Inhalation of fresh zinc oxide causes chills; aka- zinc chills, brass founders ague, oxide shakes, etc. But if the oxide is a few hours old it will not cause chills. I had them once long ago, an old experience person explained the situation which I had never heard of. Pollution controls and modern safety practice have made it very rare in the US today. It can occur if one inadvertently causes a "zinc boil" by overheating a brass melt or oxy-acetylene cutting galvanized steel, etc.

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    $\begingroup$ Can you include a reference to something besides your personal experience? It seems very unlikely to me that anything here is involving the "fresh"ness of anything; it sounds like you're talking about a situation where there are inhalable metal oxides present compared to a situation where there are not inhalable metal oxides present. In that case the "why" is a bit boringly obvious, is it not? Can you clarify your question to make it more clear where the uncertainty lies? $\endgroup$
    – Bryan Krause
    Apr 14 at 17:06
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    $\begingroup$ I'd wager that your "old zinc oxide" is nothing more than rough-powdered whereas the irritant stuff from welding is nanometre-sized and finely dispersed in air (from experience and observation). $\endgroup$ Apr 14 at 17:43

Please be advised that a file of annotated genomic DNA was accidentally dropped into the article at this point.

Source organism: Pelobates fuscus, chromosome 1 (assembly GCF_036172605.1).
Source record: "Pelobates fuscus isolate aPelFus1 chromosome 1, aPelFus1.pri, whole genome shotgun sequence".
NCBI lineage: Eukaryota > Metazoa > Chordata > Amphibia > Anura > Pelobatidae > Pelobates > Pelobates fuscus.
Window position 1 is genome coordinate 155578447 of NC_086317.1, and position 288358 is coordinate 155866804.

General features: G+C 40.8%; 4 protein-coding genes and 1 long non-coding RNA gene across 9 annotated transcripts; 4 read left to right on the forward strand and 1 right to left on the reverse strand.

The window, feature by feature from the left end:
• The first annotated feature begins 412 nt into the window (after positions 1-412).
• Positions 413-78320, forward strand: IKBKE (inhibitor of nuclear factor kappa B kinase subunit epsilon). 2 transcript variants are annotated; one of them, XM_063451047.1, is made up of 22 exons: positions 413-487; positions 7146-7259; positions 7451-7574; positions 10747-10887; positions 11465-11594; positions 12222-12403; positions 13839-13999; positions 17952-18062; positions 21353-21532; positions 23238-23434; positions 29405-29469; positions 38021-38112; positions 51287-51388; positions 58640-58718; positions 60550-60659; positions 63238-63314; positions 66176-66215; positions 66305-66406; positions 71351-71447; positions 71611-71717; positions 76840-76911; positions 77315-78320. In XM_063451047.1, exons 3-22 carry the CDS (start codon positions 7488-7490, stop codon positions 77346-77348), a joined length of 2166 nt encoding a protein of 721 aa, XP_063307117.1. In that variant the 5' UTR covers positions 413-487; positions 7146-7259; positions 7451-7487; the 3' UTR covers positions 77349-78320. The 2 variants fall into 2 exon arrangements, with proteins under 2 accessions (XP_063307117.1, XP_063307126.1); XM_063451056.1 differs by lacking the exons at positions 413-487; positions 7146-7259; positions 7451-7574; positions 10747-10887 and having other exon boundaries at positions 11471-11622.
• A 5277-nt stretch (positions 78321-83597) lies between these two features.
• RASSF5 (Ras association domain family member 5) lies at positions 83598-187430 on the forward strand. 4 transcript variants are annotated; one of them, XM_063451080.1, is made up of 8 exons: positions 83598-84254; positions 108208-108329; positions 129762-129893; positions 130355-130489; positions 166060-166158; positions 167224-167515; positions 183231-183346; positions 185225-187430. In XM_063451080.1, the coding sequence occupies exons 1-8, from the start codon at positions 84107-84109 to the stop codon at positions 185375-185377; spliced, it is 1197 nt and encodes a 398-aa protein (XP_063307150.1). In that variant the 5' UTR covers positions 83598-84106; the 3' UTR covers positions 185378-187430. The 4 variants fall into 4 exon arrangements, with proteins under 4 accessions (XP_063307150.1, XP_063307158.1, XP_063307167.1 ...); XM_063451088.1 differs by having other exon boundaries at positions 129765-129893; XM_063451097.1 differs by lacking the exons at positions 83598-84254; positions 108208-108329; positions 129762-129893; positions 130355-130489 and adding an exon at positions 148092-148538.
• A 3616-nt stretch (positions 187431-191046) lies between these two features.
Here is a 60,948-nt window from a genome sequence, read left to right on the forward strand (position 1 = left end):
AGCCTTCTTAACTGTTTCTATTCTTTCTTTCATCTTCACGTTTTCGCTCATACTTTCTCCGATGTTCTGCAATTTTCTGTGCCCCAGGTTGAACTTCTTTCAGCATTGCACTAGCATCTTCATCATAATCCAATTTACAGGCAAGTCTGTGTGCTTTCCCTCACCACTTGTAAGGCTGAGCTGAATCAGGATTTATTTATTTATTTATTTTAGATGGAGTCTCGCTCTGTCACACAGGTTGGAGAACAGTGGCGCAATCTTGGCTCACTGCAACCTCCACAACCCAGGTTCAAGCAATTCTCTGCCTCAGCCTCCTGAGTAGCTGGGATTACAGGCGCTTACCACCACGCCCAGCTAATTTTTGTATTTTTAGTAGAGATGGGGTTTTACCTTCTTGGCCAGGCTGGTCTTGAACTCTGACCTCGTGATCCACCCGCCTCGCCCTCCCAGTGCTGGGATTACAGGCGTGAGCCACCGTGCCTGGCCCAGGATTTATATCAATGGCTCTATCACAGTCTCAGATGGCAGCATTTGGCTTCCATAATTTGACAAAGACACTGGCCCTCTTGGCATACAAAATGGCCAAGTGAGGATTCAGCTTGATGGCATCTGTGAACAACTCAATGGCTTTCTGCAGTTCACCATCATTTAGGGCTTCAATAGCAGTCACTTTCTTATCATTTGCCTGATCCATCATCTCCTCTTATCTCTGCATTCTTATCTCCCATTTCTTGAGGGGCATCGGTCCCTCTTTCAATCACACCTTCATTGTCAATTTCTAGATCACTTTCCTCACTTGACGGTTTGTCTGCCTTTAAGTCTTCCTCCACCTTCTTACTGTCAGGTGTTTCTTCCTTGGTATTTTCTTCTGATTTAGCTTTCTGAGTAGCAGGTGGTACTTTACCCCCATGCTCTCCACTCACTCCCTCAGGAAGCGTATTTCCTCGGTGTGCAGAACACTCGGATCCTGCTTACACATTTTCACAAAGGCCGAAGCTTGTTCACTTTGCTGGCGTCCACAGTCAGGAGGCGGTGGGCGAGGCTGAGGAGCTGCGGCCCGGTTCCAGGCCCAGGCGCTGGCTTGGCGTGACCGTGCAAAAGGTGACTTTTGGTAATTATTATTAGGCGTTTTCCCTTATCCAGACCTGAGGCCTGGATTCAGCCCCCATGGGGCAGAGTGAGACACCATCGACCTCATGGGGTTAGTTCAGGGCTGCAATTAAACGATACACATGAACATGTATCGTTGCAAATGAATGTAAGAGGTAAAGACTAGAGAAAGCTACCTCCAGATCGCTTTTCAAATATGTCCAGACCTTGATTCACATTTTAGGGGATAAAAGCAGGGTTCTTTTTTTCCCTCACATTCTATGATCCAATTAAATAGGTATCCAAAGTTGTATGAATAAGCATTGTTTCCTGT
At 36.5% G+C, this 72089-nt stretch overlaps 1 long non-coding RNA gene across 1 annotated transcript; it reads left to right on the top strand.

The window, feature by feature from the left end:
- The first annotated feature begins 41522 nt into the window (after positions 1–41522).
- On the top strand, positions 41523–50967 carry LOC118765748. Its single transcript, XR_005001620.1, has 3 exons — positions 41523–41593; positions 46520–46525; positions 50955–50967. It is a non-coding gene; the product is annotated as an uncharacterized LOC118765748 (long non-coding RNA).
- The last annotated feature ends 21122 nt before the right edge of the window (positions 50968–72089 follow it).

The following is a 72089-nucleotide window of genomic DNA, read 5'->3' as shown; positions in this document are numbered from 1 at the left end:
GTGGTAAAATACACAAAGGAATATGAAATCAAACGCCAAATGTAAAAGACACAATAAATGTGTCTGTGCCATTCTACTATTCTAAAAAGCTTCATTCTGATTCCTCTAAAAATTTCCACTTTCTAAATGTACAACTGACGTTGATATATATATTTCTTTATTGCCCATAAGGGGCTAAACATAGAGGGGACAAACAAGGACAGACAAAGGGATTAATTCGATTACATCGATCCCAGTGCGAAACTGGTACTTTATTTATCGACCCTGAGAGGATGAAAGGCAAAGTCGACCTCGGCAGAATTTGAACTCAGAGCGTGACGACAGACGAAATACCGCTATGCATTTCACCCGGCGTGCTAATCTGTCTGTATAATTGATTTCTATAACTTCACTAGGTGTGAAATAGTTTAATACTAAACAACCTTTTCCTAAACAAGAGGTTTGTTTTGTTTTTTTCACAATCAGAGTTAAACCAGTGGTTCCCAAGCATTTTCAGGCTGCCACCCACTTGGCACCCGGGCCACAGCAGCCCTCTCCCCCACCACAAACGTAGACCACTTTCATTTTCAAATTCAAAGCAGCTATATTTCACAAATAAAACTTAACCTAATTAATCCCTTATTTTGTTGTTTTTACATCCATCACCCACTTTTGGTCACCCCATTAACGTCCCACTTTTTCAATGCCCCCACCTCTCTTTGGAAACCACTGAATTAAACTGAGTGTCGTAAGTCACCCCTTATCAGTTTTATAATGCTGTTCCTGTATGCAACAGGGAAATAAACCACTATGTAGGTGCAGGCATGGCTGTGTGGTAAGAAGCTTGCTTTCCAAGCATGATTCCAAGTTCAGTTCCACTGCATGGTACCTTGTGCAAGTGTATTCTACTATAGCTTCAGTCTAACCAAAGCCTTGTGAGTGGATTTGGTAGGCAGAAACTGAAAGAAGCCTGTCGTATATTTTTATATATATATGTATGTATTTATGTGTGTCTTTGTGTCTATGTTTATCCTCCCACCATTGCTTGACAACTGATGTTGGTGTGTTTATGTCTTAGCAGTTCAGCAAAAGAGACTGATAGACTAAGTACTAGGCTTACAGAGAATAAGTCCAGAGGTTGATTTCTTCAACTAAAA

• $\begingroup$ this is possibly because fresh zinc in the air is not fully oxidized and the old zinc in the air are.maybe you can ask a related question over at chemistry.stackexchange.com and link to this one. $\endgroup$ Apr 15 at 5:01
  • $\begingroup$ Is what you're describing the same as metal fume fever? This article describes it and says the particle size should be under 1 micron for acute systemic effects, and also says that aggregation of these particles occurs. Do you know whether the old oxide you describe clumps up into larger particles? $\endgroup$ Apr 18 at 1:20
  • $\begingroup$ Note the reference states "freshly formed" zinc oxide. Also, Zinc oxide is produced by mixing hot zinc vapor ( very small particles) with air. Wikipedia article not accurate ; i am looking for the book reference. $\endgroup$ Apr 18 at 20:11


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